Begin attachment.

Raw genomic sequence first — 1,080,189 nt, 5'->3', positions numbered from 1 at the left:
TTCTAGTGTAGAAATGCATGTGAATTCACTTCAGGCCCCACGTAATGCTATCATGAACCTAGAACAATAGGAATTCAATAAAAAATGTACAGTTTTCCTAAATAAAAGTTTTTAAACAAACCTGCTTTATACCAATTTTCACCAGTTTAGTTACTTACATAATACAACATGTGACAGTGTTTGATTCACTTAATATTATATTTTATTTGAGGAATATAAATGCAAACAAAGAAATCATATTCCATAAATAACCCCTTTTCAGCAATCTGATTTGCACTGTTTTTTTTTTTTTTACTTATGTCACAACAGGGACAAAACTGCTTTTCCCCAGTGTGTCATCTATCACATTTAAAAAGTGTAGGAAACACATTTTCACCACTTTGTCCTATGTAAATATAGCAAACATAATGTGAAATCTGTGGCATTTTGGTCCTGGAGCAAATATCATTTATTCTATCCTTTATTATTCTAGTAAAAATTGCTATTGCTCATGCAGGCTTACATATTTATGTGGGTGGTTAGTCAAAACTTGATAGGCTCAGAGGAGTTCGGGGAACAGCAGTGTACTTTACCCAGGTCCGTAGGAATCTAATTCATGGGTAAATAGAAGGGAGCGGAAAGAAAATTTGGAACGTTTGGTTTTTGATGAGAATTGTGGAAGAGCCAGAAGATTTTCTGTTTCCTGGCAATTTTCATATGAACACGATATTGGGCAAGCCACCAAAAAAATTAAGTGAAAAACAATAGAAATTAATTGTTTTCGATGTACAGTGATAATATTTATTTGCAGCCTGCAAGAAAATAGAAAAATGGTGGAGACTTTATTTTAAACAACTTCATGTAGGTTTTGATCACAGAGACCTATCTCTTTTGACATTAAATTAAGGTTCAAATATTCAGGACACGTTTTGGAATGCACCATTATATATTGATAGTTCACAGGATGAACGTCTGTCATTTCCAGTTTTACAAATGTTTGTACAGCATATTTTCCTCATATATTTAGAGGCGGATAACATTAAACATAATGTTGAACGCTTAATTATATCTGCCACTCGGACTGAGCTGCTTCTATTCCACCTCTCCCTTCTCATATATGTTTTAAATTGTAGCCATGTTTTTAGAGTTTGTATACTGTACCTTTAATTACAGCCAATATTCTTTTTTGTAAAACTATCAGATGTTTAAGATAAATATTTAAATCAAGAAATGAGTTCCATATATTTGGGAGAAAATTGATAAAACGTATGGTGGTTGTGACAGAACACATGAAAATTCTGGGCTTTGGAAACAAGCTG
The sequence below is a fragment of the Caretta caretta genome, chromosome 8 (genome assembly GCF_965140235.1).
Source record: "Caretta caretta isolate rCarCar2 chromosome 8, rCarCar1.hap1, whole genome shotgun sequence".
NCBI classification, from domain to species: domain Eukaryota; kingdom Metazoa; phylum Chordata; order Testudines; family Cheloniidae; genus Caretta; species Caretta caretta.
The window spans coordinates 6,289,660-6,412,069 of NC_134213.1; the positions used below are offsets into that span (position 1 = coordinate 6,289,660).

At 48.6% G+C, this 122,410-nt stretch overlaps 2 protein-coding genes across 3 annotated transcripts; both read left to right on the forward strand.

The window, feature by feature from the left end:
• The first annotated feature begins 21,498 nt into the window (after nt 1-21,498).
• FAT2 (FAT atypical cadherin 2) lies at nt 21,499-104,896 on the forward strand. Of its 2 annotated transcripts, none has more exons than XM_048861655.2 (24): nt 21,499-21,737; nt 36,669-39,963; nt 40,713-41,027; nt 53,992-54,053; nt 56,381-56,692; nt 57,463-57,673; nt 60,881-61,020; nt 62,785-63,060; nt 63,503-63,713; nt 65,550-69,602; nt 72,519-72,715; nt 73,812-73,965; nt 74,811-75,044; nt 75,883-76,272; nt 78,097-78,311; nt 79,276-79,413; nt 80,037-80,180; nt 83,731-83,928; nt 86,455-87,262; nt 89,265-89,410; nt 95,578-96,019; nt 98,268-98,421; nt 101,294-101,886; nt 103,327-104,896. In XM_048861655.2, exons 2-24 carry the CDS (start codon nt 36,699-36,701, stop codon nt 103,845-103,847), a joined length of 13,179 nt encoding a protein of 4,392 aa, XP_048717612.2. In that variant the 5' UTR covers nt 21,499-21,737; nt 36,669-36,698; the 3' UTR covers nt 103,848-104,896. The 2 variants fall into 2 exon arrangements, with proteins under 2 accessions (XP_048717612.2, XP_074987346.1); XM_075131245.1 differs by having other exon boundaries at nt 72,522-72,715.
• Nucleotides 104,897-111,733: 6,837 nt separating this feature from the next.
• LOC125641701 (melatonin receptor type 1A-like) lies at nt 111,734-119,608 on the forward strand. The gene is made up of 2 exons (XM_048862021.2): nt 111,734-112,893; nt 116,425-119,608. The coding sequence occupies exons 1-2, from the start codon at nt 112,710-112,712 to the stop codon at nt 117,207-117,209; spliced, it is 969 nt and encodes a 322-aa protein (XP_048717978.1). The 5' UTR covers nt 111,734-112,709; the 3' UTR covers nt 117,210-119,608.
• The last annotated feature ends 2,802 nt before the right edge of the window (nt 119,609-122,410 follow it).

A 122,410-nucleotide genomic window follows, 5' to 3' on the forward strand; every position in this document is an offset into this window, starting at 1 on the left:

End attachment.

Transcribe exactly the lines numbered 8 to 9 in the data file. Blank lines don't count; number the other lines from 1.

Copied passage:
The window, feature by feature from the left end:
• The first annotated feature begins 21,498 nt into the window (after nt 1-21,498).